Improved recovery

Consuming protein and carbs soon after strength training enhances muscle repair and growth. It also replenishes glycogen stores used for energy.

Preventing overtraining

Without sufficient fuel, intense training takes a cumulative toll on your body. This can lead to fatigue, loss of strength and overtraining.

Aim to eat back 50–75% of your strength training calories to support muscle growth. Ensure you eat enough protein, the primary building block of muscle.

Should you eat back all exercise calories for weight maintenance?

If your goal is maintaining your current weight, eating back most of your exercise calories is likely wise:

Balancing energy needs

To stay the same weight, you need to balance calories consumed with calories burned. Not eating back exercise calories means you’ll lose weight.

Fueling your activity

Getting adequate calories gives you the energy to keep up your chosen exercise regimen and thrive. Too few calories can lead to fatigue.

Preventing adaptive thermogenesis

Sustained calorie restriction triggers adaptive thermogenesis. Your body adapts by reducing metabolic rate and burning fewer daily calories.

For weight maintenance, a good guideline is eating back about 75-90% of exercise calories, especially if you train intensely and for long durations. Adapt this based on your hunger, energy and weight over time.

Healthy calorie sources to eat back

What you eat after exercise is just as important as how much. Focus on whole, minimally processed sources of protein, carbs and healthy fats:

Lean protein

Such as chicken, fish, tofu, eggs, Greek yogurt and protein powder. Helps repair and build muscle tissues.

Fruits and vegetables

Provide hydration, antioxidants, fiber and vitamins/minerals to aid recovery.

Whole grains

Like quinoa, oats and brown rice. Contain fiber plus B vitamins for energy production.

Starchy carbs

Such as sweet or regular potatoes and beans. Help replenish glycogen to fuel muscles.

Healthy fats

Found in nuts, seeds, avocado, olive oil and fatty fish. Support hormone regulation and reduce inflammation.

Avoid highly processed snack foods even if they seem convenient. The better your food quality, the better your recovery and results.

Should you eat back “bonus” activity calories?

In addition to dedicated exercise, daily activities like taking the stairs, walking more and fidgeting burn extra calories. These can add up significantly:

100 extra steps per day: 30 calories

Taking stairs instead of elevator: 65 calories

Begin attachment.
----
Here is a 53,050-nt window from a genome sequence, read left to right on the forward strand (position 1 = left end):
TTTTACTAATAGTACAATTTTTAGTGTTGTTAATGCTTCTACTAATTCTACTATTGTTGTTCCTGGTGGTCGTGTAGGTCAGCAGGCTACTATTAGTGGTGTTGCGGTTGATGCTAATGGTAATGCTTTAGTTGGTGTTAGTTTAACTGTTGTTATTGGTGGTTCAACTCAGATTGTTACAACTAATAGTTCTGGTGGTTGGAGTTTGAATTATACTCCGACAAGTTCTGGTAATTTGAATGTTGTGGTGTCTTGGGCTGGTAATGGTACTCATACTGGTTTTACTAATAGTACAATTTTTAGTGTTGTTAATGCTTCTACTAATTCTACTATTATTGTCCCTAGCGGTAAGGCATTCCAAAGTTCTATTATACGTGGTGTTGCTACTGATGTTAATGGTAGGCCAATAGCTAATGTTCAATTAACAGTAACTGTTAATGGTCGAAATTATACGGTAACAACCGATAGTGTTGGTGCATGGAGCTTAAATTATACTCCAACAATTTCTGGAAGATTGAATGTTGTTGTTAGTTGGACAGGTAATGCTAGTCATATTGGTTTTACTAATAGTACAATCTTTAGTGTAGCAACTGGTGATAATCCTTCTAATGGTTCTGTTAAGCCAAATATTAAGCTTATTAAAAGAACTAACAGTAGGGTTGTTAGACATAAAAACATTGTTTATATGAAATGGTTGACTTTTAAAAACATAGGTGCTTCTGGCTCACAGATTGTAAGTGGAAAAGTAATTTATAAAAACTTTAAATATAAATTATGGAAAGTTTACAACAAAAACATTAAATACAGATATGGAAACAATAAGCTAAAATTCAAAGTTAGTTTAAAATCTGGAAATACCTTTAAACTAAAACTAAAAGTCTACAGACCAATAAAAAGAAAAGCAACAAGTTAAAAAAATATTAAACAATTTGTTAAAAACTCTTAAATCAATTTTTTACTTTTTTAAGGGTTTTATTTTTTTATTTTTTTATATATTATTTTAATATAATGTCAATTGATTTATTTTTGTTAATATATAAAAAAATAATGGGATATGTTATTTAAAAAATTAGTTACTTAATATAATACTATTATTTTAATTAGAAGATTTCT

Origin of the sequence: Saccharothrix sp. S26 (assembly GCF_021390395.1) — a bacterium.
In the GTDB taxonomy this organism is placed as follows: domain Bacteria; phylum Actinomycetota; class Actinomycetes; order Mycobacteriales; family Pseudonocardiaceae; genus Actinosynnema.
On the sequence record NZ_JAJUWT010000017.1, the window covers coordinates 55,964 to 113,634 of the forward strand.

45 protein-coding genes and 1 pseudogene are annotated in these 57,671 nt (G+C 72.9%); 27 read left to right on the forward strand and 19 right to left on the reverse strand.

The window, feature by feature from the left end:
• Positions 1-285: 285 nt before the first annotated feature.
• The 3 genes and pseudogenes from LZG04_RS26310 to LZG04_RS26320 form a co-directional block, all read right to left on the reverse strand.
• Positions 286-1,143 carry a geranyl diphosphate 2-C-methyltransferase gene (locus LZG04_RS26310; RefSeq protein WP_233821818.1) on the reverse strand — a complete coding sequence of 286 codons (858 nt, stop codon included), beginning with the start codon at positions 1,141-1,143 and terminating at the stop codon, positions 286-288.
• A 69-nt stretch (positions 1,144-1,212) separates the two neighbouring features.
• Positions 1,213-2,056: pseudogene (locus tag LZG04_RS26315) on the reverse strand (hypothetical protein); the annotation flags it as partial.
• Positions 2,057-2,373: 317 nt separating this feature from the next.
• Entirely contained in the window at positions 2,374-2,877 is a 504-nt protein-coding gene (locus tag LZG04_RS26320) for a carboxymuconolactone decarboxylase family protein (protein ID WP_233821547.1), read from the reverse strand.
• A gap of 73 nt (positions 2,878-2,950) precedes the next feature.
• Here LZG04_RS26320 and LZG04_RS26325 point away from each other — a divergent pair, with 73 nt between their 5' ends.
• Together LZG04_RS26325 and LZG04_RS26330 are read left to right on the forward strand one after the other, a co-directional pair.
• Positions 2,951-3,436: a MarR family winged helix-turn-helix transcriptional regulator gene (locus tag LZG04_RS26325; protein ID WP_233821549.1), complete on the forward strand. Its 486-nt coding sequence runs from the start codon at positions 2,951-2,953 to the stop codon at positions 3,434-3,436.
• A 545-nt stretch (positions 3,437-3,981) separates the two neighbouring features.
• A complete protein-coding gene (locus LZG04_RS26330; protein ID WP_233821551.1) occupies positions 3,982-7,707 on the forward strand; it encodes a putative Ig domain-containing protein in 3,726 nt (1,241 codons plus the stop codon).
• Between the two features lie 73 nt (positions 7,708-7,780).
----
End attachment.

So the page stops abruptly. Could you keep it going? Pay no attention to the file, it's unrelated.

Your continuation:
Fidgeting for 90 minutes: 100 calories

Pacing on a phone call: 50 calories

Because these bonus calories are hard to track precisely, it’s wise not to eat them back for weight loss. But no need to restrict food if you feel hungrier from an unusually active day.

For weight maintenance or muscle gain goals, you can be a bit more liberal about eating back extra activity calories.

Tips for determining your calorie needs after exercise

Here are some tips for fine-tuning how many exercise calories you should eat back for your goals:

Track calories burned more accurately

Use a heart rate monitor or talk test to estimate intensity level instead of machine readouts.

Adjust intake based on hunger

Eat back enough calories to feel satisfied and fueled for your next workout.

Monitor changes in weight

If your weight is trending up or down, adjust calorie intake accordingly.

Consider individual factors

Such as your body size, workout program, genetics and more. Tweak intake based on your unique needs.

Experiment over time

Gradually adjust how many exercise calories you eat back to find the right balance.

Be patient and listen to your body’s hunger and satiety cues when fine-tuning your personal calorie needs.


How many exercise calories you should eat back depends largely on your goals. For weight loss, eat back 30-50%, focusing on high quality nutrition. To build muscle, eat back 50-75% with sufficient protein. For weight maintenance, starting with 75-90% is a good guideline.

Monitor your hunger, energy and progress over time. Increase or reduce exercised calories as needed to achieve your desired results. Focus on whole foods and not just empty calories. With consistent training and smart nutrition, you will make progress towards your fitness goals.